Player of the Year: who might be on the shortlist?

Before we star this rundown of the POTY contenders, let’s roll a few truth grenades into your personal space. Deciding the season’s best player, before the season itself has actually finished is…well, ridiculous. Titles aren’t won in December, as the old adage goes, and, equally, the top individual prizes aren’t (or least shouldn’t) be doled out in April.

Imagine the scenario. Virgil van Dijk is voted Player of the Year. A reasonable enough choice. The former Celtic defender has been nothing short of a colossus for Liverpool this season and could well be remembered as the vital component for the Red’s first League title in nearly 30 years.

You’ll notice the word could doing a lot of heavy lifting here. There remains every possibility that Van Dijk’s form could take a catastrophic eleventh-hour nosedive. Cursed without Bran Stark’s kooky brand of all-seeing omniscients, we simply don’t know how things will turn out.

What’s to say the Dutchman doesn’t hump one into his own net against Newcastle next month, then get sent off against Wolves on the final day? Meanwhile in Manchester, Raheem Sterling has just crashed in back-to-back hat-tricks and City are on their way to their 4th Premier League crown.

Who would be more deserving of the award? Who’s had the more significant positive impact?

For those that bet on sports, never before has the ridiculousness of this premature accolade been more relevant than this year. With vapour thin margins between the country’s best sides, with every game and point so vitally important- it’s too early to be handing over prizes and immortalizing heroes. Without the context of the season as a whole to look back on, Player of the Year awards should have to wait.

And yet here we are…

‘I could’ve been a contender…’

If the clocks were to stop now and the votes cast, there’s certainly a handful players who’ve stood out above their peers. So why not let’s take a look at a few of them, with a sprinkling of honorable mentions towards the page’s end.

Since we’ve already mentioned him, Virgil van Dijk is the favourite among the bookmakers and there’s plenty to admire about the Dutchman’s style of defending. Combining the physical attributes of 6ft2 cage fighter, with the elegance and finesse of a golden era Italian libero, it’s easy to see why he’s valued so highly.

But for all those nebulous qualities for a defender at the top of his game, it’s perhaps easier to define Van Dijk’s influence with a simple stat: in the first 20 games of last season (before VVD’s January arrival) Liverpool conceded a respectably meagre 20 goals). In the first 20 games this season? Klopp’s men conceded just 8.

Elsewhere on Merseyside Sadio Mane and Mohammed Salah are in contention for the award. Salah hasn’t quite lived up to his explosive maiden season but still has 23 goals in all competitions and appears to be coming into prime form at just the right time. Meanwhile, Jamie Carragher thinks that Mane is perhaps even more vital to Liverpool’s double assault on domestic and European glory. The best wide player Liverpool have had since John Barnes, according to Carragher. And who are we to argue?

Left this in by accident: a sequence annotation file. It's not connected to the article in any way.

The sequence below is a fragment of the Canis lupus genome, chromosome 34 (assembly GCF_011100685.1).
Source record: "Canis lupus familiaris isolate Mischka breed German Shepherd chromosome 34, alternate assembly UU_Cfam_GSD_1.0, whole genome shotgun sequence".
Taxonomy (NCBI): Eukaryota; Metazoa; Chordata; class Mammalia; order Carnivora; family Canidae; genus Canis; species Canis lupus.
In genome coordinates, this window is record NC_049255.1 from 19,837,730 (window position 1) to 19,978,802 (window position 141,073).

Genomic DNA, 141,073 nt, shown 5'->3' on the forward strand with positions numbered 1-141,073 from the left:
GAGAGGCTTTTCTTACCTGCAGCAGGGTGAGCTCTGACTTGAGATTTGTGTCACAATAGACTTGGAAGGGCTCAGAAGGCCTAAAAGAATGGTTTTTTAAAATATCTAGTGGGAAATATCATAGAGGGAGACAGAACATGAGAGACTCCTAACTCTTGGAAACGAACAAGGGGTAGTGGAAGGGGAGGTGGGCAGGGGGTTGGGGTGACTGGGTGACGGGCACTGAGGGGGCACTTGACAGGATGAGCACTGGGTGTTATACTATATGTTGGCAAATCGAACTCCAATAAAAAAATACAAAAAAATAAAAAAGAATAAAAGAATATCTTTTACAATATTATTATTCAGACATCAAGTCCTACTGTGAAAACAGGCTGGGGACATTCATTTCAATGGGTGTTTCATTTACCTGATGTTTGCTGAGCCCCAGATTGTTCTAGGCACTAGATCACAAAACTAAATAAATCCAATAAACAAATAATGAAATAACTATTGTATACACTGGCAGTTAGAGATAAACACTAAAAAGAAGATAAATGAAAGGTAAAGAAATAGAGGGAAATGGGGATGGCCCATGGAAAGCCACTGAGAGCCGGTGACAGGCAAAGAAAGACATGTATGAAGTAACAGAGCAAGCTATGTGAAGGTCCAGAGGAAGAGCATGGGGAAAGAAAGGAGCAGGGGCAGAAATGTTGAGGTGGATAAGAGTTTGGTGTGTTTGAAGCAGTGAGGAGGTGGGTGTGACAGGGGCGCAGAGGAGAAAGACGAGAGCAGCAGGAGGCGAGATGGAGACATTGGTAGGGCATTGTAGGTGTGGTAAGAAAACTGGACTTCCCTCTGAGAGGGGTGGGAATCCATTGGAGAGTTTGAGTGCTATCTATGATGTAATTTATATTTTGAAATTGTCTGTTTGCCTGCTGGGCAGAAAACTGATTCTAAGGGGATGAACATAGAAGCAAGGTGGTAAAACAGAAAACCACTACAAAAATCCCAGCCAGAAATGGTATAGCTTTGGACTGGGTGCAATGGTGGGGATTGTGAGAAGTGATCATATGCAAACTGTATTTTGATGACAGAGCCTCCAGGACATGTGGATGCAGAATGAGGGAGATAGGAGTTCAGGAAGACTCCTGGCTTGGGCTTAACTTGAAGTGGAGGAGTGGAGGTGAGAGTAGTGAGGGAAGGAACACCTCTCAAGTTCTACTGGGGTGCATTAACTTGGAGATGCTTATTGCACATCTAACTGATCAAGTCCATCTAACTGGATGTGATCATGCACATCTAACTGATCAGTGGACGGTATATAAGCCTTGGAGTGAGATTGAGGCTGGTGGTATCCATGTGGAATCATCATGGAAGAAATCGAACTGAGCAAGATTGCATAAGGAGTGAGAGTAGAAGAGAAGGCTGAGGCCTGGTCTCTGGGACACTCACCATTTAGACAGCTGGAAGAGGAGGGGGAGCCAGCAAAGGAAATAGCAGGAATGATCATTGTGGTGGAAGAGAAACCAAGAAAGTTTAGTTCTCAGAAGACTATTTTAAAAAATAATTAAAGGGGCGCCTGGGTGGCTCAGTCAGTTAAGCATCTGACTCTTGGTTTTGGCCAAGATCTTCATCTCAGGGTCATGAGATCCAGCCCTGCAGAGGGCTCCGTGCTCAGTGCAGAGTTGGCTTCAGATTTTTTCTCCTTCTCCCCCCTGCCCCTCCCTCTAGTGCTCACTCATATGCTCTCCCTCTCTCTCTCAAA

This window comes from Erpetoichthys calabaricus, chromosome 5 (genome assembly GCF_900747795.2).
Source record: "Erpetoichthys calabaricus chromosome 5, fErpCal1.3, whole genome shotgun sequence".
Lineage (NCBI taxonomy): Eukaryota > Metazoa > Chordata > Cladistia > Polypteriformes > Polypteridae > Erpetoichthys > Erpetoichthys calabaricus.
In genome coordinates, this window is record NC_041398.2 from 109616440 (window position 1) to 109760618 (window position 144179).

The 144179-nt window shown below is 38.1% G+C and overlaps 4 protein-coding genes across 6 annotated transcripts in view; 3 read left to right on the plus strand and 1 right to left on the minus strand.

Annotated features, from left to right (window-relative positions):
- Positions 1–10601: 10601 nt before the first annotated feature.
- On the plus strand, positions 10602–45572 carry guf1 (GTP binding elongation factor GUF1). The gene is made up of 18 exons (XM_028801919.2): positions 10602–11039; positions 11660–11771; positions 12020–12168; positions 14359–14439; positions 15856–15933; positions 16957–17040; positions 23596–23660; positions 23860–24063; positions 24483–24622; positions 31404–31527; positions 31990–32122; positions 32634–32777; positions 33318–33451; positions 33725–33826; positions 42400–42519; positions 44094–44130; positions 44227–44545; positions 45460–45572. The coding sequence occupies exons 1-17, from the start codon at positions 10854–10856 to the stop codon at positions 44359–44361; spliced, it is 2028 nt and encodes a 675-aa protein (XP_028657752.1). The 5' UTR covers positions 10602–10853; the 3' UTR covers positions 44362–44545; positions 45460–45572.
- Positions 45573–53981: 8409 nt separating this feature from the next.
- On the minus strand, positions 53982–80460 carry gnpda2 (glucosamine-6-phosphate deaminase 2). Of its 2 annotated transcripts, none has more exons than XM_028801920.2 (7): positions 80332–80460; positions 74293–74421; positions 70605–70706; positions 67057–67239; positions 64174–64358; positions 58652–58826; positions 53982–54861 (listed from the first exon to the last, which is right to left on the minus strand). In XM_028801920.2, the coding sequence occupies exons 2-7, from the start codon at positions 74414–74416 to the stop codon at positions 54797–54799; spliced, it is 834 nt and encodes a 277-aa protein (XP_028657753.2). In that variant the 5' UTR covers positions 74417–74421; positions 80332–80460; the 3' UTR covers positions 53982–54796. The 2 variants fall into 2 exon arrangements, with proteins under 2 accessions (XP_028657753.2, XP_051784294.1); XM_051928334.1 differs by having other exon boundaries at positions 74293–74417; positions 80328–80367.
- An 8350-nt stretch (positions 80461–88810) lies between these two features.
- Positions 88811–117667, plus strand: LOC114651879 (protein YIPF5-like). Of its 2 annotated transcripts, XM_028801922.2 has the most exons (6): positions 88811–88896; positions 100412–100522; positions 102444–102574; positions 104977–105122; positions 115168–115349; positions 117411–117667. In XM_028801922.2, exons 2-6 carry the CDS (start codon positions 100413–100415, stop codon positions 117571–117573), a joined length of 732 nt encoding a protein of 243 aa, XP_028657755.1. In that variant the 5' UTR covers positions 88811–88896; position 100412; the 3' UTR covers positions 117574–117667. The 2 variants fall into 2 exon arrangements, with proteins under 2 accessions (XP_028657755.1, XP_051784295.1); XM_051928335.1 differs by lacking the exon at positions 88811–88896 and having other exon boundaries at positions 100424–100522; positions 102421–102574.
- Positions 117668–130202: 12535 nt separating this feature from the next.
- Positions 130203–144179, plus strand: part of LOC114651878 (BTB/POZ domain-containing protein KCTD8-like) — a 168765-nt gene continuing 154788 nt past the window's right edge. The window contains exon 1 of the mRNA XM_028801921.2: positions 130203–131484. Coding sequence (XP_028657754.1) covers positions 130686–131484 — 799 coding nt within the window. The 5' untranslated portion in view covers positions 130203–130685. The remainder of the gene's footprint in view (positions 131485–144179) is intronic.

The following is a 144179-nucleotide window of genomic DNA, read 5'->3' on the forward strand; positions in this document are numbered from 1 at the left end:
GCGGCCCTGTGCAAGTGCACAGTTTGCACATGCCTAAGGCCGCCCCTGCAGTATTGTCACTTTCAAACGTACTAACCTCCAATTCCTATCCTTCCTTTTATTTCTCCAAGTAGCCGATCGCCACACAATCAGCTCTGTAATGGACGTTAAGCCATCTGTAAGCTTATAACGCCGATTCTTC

In the blue half of Manchester there’s the usual abundance of talent worthy of recognition. In Kevin de Bruyne’s absence, Bernado Silva has emerged as the creative of hub everything good City have done this year, while Raheem Sterling continues to prove himself as one of the most dangerous attackers in Europe. Sergio Aguero just plain refuses to stop scoring, netting his 30th of season against Spurs in the week. In the red half, perhaps only Paul Pogba could be considered a legitimate challenger to the POTY crown and even his form has dipped notably in recent weeks.

North London entries

In Spurs’ corner, Harry Kane has had a reasonably prolific (if injury plagued season). 24 goals in all competitions isn’t an insignificant contribution. Some might argue that Moussa Sissoko has been Tottenham’s finest performer this season, but the chances of his name appearing on the shortlist are slim to non-existent. Heung-min Son, on the other hand, has every chance of making the cut, after another barnstorming campaign. His vital goals in the knockout stages of the Champions League have guided Spurs through to the semi-finals against Ajax. If I was curating the shortlist, I’d also have Jan Vertonghen on there. For my two-cents, he’s one of the top five centre-backs in Europe.

Their North London rivals haven’t had any standout turns as such; Pierre-Emerick Aubameyang has continued his impressive goalscoring form from last season and Bernd Leno has looked pretty solid in nets for the most part. But neither are likely to be in the fold.

At Chelsea, there’s only man in the frame: Eden Hazard. Maurizio Sarri’s first season in England hasn’t been without drama; perhaps a little more than he’d banked on. From insubordinate goalkeepers to almighty larruping at the hand’s of Guardiola’s City; it’s not been an easy ride for the former Napoli coach, particularly without his nerve-calming cigarettes to honk on. But the one constant has been Hazard. His goal against West Ham last week was a thing of beauty.


If we’re looking outside the top six. Aaron Wan-Bissaka has been a revelation for Palace but will likely find more success in the Young Player category. At Wolves there’s been a raft of impressive debut seasons; João Moutinho, Raul Jimenez, Matt Doherty have all exceeded expectation while Ruben Neves will surely make the YPOTY list.

Leicester’s young English core have also impressed, particularly full-back Ben Chilwell and playmaker James Maddison in his first season of top-flight football. Bournemouth’s David Brooks has had a quietly spectacular season on the south coast, even if his teammates around him have struggled to find any kind of consistency.

Who’s your money on?

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